Node.js: Dealing with Errors

I’ve been working with Node.js for a couple of months now, and my experience has been largely negative. By far, my biggest gripe is error handling. Handling errors in Node.js is a giant pain, because there are two incompatible ways to do it. JavaScript uses try/throw/catch. Node.js uses callbacks with error arguments. The impedance mismatch happens when throwing an error in a callback. Here’s a concrete example:

fs = require('fs');

try {
  fs.stat('doesnt_exist.txt', function(err, stats) {
    if (err) {
      throw err;
    }
    console.log('data', stats);
  });
}
catch (e) {
  console.error('error statting');
}

At first glance, it looks like the output will be error statting. Running the program shows something else:

ggreer@carbon:~% node cb_error_example.js

/Users/ggreer/cb_error_example.js:6
      throw err;
            ^
Error: ENOENT, stat 'doesnt_exist.txt'

The error isn’t caught. The program crashes instead. In JavaScript, catching errors doesn’t work like closures. Although the structure of the code makes it look like all errors will be caught, the throw is in a callback which gets executed long after the rest of the code has finished running. If anything is going to catch this error, it’s in fs.stat().

For the most part, your programs are going crash if any callback in a chain throws an error. To prevent this, you have to get used to wrapping tons of stuff in try/catch or engaging in ludicrously defensive programming.

Before some self-proclaimed Node expert tells me to stop throwing errors in callbacks, I’ll point out that the Node.js API docs contain plenty of examples. Basic stuff like reading files uses this pattern. More importantly, it’s easy to unintentionally throw an error. Accessing a property of an undefined variable is a common mistake, and will throw a ReferenceError.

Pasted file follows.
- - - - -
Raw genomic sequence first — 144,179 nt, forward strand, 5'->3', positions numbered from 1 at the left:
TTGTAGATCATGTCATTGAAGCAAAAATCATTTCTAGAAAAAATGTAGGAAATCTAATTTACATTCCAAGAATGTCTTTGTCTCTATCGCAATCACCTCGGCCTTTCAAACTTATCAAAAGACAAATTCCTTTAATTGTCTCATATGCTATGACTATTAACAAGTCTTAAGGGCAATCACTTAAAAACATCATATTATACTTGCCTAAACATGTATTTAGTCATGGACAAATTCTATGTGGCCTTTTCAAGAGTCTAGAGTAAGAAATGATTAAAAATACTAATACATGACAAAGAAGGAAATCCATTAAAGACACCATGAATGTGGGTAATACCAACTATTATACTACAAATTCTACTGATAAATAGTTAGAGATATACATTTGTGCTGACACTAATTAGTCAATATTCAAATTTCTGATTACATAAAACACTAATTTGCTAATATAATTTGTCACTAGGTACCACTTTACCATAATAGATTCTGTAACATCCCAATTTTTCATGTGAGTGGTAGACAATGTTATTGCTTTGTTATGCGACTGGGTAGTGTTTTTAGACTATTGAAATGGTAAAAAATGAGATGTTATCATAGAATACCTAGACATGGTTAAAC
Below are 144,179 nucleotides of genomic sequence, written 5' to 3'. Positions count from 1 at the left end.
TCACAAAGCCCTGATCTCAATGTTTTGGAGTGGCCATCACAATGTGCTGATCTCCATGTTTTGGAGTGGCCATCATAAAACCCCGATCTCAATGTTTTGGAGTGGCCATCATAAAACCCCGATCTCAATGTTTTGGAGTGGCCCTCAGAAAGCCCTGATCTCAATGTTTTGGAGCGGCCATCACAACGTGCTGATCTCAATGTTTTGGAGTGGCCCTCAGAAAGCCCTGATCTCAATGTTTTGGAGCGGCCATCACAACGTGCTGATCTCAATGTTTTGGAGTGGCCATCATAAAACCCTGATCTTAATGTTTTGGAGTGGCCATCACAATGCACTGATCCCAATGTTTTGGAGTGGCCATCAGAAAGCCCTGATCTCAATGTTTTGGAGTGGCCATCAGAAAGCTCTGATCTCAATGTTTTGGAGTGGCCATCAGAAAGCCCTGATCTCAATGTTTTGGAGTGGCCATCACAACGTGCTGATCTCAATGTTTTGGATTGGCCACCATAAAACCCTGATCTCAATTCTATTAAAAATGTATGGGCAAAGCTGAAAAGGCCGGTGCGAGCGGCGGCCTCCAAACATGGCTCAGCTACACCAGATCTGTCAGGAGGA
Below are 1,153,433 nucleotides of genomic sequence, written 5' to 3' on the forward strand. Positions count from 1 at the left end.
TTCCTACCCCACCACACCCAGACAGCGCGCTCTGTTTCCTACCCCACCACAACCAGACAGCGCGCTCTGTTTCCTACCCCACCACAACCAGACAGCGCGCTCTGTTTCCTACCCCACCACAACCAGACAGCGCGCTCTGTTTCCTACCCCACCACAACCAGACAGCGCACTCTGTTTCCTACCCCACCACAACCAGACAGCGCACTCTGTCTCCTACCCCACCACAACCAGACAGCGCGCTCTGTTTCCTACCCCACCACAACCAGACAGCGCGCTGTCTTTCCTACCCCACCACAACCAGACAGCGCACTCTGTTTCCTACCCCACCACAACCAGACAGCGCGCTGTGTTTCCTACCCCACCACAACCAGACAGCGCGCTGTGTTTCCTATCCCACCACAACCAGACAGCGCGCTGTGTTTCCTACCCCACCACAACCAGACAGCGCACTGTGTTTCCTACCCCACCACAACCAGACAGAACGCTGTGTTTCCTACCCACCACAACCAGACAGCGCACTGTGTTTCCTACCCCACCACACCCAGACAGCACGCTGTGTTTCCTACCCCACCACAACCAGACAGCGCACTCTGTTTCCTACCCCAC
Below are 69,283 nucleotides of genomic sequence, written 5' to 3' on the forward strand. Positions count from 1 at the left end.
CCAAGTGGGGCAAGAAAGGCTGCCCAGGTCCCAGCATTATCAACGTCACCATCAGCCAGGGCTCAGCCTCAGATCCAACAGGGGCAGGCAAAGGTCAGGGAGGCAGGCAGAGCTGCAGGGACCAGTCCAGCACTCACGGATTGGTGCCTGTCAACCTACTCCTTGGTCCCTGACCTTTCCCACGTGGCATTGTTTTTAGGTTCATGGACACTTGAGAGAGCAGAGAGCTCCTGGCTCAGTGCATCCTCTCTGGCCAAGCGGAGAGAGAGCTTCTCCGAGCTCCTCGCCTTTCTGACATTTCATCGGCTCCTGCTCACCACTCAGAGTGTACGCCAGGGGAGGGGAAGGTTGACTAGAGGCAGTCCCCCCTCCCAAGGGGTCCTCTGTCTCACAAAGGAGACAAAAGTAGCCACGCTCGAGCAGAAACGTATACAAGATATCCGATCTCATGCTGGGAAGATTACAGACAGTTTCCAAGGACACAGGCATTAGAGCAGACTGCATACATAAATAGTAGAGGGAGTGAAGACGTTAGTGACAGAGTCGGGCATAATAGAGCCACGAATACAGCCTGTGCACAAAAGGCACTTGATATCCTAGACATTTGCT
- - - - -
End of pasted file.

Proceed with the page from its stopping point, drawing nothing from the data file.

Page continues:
Error isolation

I know people have said this before, but it’s insane that Node runs its own web server. By default, a single unhandled error will cause your web server to crash. Here’s an example:

var http = require('http');

http.createServer(function (req, res) {
  var result = decodeURIComponent(req.url);
  // chop off / at the beginning
  result = result.slice(1);
  result = result.toUpperCase(); // SHOUT

  res.writeHead(200, {'Content-Type': 'text/plain'});
  res.end(result + '\n');
}).listen(5000, '127.0.0.1');

This web server capitalizes whatever you send to it. Like so:

ggreer@carbon:~% curl '127.0.0.1:5000/hello%20there'
HELLO THERE

Neat, eh? Well let’s try throwing some more complicated data at it:

ggreer@carbon:~% curl '127.0.0.1:5000/give%20110%!'
curl: (52) Empty reply from server

What’s this?! Going back to the other terminal, I see that Node.js has crashed:

ggreer@carbon:~% node error_example.js
/Users/ggreer/error_example.js:4
  var result = decodeURIComponent(req.url);
               ^
URIError: URI malformed
    at Server.<anonymous> (/Users/ggreer/error_example.js:4:16)
    at Server.emit (events.js:70:17)
    at HTTPParser.onIncoming (http.js:1514:12)
    at HTTPParser.onHeadersComplete (http.js:102:31)
    at Socket.ondata (http.js:1410:22)
    at TCP.onread (net.js:374:27)
ggreer@carbon:~%

That sucks, now what can we do about it?

Solutions

To stop the web server from crashing, the typical solution is to add an uncaught exception handler:

process.on('uncaughtException', function(err) {
  console.error(err.stack);
});

But that doesn’t completely solve the problem. The user gets no useful error message, just a timeout. Also, you the programmer still have to write a bullet-proof error handler. If your code throws an error trying to log a stack trace, it’s lights-out for your web server. Putting your handler code in a big try/catch can mitigate this, but that’s effectively writing an error handler for your error handler. The fact that such a solution is required by Node.js is a bad code smell.

Hopefully, errors will be more isolated in the future. Node.js 0.8 will introduce domains, which make it easier to handle errors with more granularity. Domains seem like a good idea, but they introduce a third way of handling errors.

For now, Node.js forces you to reinvent the wheel. Web servers solved these problems over a decade ago, but Node’s coupling between web server and application prevents you from using those solutions.



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